Director/Screenplay/Creature Design – Akiz, Producers – Akiz, Amir Hamz, Simon Ruhlemann & Christian Springer, Photography – Clemens Baumeister, Music – Christoph Blaser & Steffen Kahles, Visual Effects – Liga 01 Computerfilm, Visual Effects Supervisor – Sven Rabe, Production Design – Anne Schlaich & Vera Koch. Production Company – 000-Films/Bon Voyage Films
Carolyn Genzkow (Tina Peterson), Julika Jenkins (Vera Peterson), Arnd Klawitter (Daniel Peterson), Wilson Gonzalez Ochsenknecht (Adam), Sina Tkotsch (Barbara), Lynne Femme (Moni), Alexander Scheer (Psychologist), Kim Gordon (English Teacher)
Teenager Tina Peterson returns from a rave where she thinks she saw a strange creature. She then claims to see the creature in the kitchen at night, raiding the fridge for food. However, her parents find nothing. They think maybe that Tina is suffering from psychological problems and send her to a psychologist. Even though she is given pills, she continues to see the creature invading the house and her room, searching for food. Upon her psychologist’s advice, she tentatively reaches out to touch it and soon comes to befriend it. Her parents then come in and find her sleeping with it curled up beside her and call the authorities who take it captive. All of this is covered up and blamed on Tina’s fraying mental state. She fights against this and the prejudice from her classmates who ridicule her for seeing creatures. She becomes determined to rescue the creature from captivity.
Der Nahctmahr is a feature film from the director known only as Akiz (although his mother might know him by the name of Achim Bornhak). Akiz is known as an artist and has had a career directing commercials in which he has made several short films and three tv movies, which are not known outside of the German language. Der Nahctmahr is German for The Nightmare but more unusually was released with the German title preserved presumably so as to avoid confusion with Rodney Ascher’s documentary The Nightmare (2015) earlier in the year.
Der Nahctmahr starts very well. The intense trance atmosphere – a visually blinding flicker of strobe lighting and a pounding techno soundscape – slides us into a certain frame of mind (even if all the mock warnings that the film opens on about this never have any relevance to the rest of the film). We are instantly drawn to the frail, nervous Carolyn Genzkow who seems to exist almost entirely as a set of long, tall legs. As she starts seeing things, Der Nachtmahr seems to be heading in the direction of its Rodney Ascher’s The Nightmare and its fascinated delving into the realm of reality-bending dream states. For a time, Der Nahctmahr feels like it has been construed as a feature-length spinning out of the central image of Henry Fussli’s painting The Nightmare (1781). Akiz tricks it out with allusion to other fantastical creatures in the arts with an English class discussion on the poems of William Blake – and where the teacher is played by no less than Kim Gordon, the bassist/guitarist of cult band Sonic Youth.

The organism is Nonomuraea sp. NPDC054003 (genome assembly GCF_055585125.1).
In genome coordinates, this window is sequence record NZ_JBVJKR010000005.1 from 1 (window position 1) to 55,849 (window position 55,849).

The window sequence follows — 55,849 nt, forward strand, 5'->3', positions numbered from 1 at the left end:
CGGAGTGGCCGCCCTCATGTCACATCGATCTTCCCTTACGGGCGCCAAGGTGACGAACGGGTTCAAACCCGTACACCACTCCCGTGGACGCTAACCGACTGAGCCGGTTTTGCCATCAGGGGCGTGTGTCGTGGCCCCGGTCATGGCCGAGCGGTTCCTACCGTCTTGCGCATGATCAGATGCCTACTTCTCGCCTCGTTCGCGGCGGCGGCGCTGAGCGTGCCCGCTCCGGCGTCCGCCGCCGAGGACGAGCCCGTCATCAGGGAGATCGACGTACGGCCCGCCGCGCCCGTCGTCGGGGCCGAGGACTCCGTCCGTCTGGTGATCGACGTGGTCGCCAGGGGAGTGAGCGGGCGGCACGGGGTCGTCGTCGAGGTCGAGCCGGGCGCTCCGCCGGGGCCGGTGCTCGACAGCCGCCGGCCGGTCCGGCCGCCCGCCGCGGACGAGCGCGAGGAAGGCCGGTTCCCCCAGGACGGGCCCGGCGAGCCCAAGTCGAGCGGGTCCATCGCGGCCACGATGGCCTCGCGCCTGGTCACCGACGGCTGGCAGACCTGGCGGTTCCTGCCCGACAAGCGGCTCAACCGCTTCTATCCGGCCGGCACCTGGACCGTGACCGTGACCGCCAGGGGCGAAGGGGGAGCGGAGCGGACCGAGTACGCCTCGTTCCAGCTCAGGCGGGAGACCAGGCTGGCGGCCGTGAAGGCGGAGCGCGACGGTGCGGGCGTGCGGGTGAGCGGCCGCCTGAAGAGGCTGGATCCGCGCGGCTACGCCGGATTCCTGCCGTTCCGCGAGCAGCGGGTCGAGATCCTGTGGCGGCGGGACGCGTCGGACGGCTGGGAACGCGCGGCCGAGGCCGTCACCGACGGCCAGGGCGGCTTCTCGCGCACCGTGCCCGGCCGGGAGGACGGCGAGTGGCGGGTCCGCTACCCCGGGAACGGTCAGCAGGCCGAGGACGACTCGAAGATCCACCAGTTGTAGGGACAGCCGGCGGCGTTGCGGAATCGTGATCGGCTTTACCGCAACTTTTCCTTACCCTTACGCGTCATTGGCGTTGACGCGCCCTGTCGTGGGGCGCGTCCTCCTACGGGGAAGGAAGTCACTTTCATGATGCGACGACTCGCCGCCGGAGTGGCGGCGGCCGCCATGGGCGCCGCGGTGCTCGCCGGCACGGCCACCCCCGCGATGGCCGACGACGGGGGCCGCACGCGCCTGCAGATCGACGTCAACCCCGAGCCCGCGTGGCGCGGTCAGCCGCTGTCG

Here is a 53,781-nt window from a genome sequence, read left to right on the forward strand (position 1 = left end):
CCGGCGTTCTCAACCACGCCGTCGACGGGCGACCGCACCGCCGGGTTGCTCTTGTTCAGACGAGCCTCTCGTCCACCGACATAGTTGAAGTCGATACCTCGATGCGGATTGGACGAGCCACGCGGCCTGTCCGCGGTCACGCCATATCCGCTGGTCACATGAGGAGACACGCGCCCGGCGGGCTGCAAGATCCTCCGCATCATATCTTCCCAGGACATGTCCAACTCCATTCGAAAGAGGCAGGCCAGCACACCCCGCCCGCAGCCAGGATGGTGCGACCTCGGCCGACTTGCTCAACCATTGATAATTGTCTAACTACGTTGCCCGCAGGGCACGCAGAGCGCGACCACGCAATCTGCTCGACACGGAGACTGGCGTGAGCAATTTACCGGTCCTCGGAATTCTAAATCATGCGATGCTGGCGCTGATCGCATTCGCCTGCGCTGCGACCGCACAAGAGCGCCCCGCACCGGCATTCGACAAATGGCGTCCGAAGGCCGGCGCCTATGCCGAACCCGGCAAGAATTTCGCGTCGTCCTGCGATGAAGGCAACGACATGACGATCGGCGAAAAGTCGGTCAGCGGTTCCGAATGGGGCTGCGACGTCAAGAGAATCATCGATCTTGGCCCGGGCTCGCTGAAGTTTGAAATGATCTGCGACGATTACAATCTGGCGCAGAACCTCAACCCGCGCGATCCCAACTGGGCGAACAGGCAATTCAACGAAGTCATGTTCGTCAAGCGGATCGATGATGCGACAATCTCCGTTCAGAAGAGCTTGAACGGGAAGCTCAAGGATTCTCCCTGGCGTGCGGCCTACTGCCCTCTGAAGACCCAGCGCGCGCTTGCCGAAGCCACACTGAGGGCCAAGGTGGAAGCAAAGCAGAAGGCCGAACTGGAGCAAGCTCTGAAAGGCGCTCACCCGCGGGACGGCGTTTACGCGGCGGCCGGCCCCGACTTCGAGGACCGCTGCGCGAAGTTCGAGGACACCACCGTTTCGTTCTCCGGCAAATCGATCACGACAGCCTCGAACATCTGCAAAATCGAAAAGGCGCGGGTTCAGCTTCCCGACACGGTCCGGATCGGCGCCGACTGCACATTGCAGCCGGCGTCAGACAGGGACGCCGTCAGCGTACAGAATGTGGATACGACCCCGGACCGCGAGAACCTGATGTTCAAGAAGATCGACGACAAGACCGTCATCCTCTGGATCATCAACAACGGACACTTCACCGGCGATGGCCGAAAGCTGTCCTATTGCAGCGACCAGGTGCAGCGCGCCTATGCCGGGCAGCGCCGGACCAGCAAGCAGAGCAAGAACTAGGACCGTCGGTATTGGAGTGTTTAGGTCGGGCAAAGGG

The scenes with Carolyn Genzkow trying to deal with the existence of the creature and being disbelieved/ridiculed by peers and family are familiar ones for anyone who has watched enough genre films – see everything from the original Don’t Be Afraid of the Dark (1973) and the Nightmare at 20,000 Feet segment of Twilight Zone – The Movie (1983) to Communion (1989), Absentia (2011) and the recent The Babadook (2014). The disappointment of Der Nahctmahr is that it never ends up being as interesting as all of this suggests it is going to be.
About the point where Akiz lets all of this uncertainty and dream state telescope down into resolution, Der Nachtmahr undergoes an abrupt tonal shift. Here it is no longer a film about a girl dealing with the eruption of the intensely uncanny and becomes more akin to E.T. – The Extra-Terrestrial (1982) following her discovery of a (never-explained) empathic bond with the creature and as she rescues it from imprisonment by authorities. The film does reach an interestingly odd ending – I kind of liked seeing her become its protector and the final image of them driving off together, not to mention the way the film never deigns to offer any origin for it – but it never recovers from its lurch from the uncanny to the cuddly.